Aug 28, 11
Read in August, 2011
This is a hard book to review. I felt like there were two parts - the first half and the second half and that each part suggested different ideas and themes. The first half, which I liked so much more, was about a curious and intelligent girl growing up honest and interested. She had flare and she seemed to care a great deal about people, the real person and not their circumstance. She was talented, yes, very much so, but she worked hard practicing four hours a day and she cared about her influence and impact on the small part of the world she knew. Ray's story touched me and I wonder at Thea's happiness had she remained in Moonstone with those people who were genuine and cared about her. The author suggest Thea could not be happy had she not developed her talents as she eventually did but it was the memories of her youth that kept her sane. I suppose you don't appreciate what you have until you've lived something else. Thea had to become great in order to love and appreciate what made her so.
The second part of the book held Thea in a much different light and one much less becoming. She was hard, self-contained, proud and conciented, admittedly so, and she viewed her friends as followers, almost. Although she loved Dr. Archie (and wasn't he a great and noble character?)she didn't treat him equaly but almost as if he owed her something for her having so much talent. Fred was like her in many ways and their love entanglements seemed to deserve each other. She kept her passion and flare but she could not appreciate other people who were not great artists and apparently there were none others like her. She was never satisfied. She never knew if she was in love. She never developed lasting friendships outside of Moonstone and Fred. Her passion rested on her voice alone. The back of the book says of this young heroine, "I want only the impossibly things. The others don't interest me." And that is exactly how she lived and because of it she became great but not happy.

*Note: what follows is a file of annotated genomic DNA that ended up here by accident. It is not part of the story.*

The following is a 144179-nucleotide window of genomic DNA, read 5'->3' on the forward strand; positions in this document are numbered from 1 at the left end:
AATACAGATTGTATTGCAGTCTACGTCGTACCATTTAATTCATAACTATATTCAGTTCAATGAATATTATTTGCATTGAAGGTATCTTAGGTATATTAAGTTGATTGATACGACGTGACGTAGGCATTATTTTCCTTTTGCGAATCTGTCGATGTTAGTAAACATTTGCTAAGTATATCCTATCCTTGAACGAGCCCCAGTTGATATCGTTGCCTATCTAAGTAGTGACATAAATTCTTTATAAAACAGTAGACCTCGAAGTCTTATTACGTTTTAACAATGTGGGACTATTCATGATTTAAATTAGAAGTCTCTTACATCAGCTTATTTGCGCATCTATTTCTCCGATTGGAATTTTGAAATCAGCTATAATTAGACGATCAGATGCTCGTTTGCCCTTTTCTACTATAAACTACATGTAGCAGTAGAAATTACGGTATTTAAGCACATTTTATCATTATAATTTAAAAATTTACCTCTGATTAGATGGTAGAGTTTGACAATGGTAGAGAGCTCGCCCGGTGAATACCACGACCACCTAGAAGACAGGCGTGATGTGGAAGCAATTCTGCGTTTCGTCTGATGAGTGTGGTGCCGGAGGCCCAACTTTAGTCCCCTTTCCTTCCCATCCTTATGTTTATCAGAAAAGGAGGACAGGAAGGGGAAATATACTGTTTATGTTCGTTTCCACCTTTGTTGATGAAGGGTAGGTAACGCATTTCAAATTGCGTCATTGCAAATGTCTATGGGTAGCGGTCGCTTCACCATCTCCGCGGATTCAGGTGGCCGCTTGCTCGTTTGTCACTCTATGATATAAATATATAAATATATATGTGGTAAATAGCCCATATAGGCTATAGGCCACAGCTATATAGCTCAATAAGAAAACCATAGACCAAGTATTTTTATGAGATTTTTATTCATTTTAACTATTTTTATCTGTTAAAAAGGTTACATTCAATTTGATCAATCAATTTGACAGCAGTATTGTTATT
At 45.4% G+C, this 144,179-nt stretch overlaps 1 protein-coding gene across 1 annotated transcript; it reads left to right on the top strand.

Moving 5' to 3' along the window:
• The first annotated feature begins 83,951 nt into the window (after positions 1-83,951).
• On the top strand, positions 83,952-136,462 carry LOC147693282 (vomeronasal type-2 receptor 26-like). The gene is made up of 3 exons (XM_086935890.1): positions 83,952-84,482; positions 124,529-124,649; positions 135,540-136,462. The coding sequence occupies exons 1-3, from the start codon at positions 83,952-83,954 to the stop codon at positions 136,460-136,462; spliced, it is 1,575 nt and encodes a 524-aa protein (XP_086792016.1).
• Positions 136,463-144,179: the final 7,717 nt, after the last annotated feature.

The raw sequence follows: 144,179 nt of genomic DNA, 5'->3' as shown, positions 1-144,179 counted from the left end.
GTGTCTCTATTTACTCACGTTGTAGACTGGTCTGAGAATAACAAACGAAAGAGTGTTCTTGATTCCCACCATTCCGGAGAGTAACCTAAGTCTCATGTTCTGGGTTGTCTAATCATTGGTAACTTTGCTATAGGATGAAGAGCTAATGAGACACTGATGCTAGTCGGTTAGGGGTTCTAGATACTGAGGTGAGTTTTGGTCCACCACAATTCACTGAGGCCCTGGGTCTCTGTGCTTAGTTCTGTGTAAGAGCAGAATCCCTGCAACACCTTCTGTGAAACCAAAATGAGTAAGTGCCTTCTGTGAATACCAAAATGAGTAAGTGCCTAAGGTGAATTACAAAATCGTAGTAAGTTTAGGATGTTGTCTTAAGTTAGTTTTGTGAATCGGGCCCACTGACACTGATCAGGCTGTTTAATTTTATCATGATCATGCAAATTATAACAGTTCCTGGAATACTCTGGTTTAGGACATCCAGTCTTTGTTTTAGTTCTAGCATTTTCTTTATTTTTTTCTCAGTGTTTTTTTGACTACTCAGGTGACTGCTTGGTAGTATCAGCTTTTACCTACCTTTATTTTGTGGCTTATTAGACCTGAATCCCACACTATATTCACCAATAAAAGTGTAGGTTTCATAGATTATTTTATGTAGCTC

This book suggests that great artists are born not made. Or rather born, and then made. Can one become great on hard work and inginuity alone? Also, Cather continually referred to the non artists or poor artists as "stupid people" and this being her most autobiographical novel make me wonder what kind of person Cather was. Was she so proud and dislikable as Thea became? I wonder at her life story and her own sacrifices.
I loved the character of Thea's mother and I cannot imagine any amount of fame or fortune being great enough to keep one away from her dying mother. So sad. I appreciated the closing pages as Thea describes the scene of a poor German couple watching and appreciating a grand opera together all the while being so much in love and seeming so happy. The epilogue told that Thea, one day, did indeed have a husband. Are we to assume it was Fred? I daren't say but it does suggest that Thea changed her mind on what she wanted out of life. Fred said he wanted a son. He said he regretted spending all those years on Thea. Both these characters who demonstrated fame and glory in two very different ways, took the long road to finding what it was that they really wanted. Ironically, Dr. Archie's story is opposite. He became free on the death of his wife and the rise of his fortune.
Willa Cather's writing is beautiful. I love her venacular. I love the idea that art can cause one to feel the exhilaration of getting free from personalities, of being released from one's own past. I appreciate the title and where it emerged from - the painting - allowing Thea to relish in the abilities on another kind of artist. The book suggests you cannot be a great artist without great sacrifices and I, for one, am grateful for such great artists.